“Torrance, profanity won’t help the matter here.  Please, get yourself in check. We need to talk.  Beating Vernon is not the answer.  At this rate, the only thing we’ll accomplish here is to get him angry enough to leave and then we won’t have any control over what he does.  Calm down!”

“How can you tell me to calm down?  What would you do if this was your son?  I don’t mean the one that’s grown?  But with a baby on the way, you better know how to deal with this nonsense because it’s not going to get better.”

Cal ignored Reverend Jenkins for a moment.  He was not there to discuss his future child; he was there to find a way to keep Vernon out of trouble.

“Vernon, look at me.  I want you to think about what’s going on here and the fact that you have to stop using and selling drugs.  If you keep going in this direction, it will only be a matter of time before you’re arrested.  Look, I know some of the pushers have kids believing they cannot be prosecuted, but the laws are changing. You can and will be prosecuted and there is nothing your father or anyone else will be able to do about it.  Is going to jail what you really want?”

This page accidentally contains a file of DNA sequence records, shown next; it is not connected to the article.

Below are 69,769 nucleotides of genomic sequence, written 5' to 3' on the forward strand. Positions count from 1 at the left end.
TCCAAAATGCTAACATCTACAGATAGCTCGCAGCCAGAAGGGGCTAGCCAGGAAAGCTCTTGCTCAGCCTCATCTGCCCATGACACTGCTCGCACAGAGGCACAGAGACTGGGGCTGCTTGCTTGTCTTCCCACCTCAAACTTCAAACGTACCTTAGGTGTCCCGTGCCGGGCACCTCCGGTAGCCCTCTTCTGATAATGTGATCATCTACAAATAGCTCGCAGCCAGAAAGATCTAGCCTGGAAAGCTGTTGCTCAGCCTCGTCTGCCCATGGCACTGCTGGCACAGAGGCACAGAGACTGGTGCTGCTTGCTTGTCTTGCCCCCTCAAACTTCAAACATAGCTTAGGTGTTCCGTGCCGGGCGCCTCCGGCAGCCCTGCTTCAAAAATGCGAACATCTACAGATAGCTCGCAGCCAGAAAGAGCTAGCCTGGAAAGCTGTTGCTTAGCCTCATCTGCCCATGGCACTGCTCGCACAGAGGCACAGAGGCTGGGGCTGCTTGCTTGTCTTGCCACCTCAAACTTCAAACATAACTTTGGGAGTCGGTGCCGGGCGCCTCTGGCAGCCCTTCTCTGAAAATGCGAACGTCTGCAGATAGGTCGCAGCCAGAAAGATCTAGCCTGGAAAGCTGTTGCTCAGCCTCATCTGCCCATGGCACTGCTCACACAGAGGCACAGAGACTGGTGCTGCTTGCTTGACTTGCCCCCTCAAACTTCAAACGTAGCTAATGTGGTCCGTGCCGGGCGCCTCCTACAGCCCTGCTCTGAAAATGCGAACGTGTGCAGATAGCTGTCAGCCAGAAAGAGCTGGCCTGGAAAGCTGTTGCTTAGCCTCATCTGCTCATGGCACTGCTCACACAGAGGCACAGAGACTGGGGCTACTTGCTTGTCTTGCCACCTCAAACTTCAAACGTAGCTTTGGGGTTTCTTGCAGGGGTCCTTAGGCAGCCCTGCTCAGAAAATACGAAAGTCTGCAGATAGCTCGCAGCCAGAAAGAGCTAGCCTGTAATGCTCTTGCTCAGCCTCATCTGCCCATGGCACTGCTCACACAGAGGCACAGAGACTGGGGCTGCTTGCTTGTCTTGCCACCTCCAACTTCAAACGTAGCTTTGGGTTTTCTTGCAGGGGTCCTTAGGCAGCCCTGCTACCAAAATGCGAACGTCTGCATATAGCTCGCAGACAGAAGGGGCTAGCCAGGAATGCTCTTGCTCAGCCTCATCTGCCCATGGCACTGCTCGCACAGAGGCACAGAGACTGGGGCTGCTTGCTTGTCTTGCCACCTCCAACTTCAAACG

Deceptive Storms (excerpt 2)

deceptive storm“I just got a call from the high school and it appears that more and more kids are involved in drug use.  They’re trying to pinpoint the distribution, but you know how difficult that can be.  This is especially true since they do not control the flow of traffic in and out of the building.  I suggested they put up security cameras in lieu of having someone man the doors.  At any rate, they said they would take my suggestion to the next board meeting.  I’d hate the thought that some of our kids are involved, but one never knows what kids will do when they are out of sight of authority.”

“Yes, I do know.  I’ve actually been a little concerned about Vernon Jenkins, lately.  He seems to be more resistant to the teachings at the church.  I’m not sure if it is just teen-age angst or if there is another problem.  I’ve tried to talk to him, but he always leaves as soon as church is over and I think he only attends the youth meetings because his dad makes him.”

“Both he and his dad are having a bad time.  I’ve offered to counsel him, but his father insists he can handle it.  I’m just not sure if he’s trying to handle things as his dad or as a minister.  Sometimes those lines can be blurred.  I hope that’s not the case here.”

“Pastor Cal…I …uh.  I was trying not to say anything until I could prove my suspicions but I think Vernon is using.  He’s distant and his eyes are always glassy-looking.  I know the symptoms.  The pulling away from people who know you well, trying to fit in with all the wrong folks.  I hope he’s not, but all the signs are there.”

“Before you draw any conclusions, see if you can get him to open up and talk to you.  I’m sure if we can get him to talk, we’ll be able to help him, but if he’s not willing, the only thing we can do is to alert his dad.  You want me to do it?”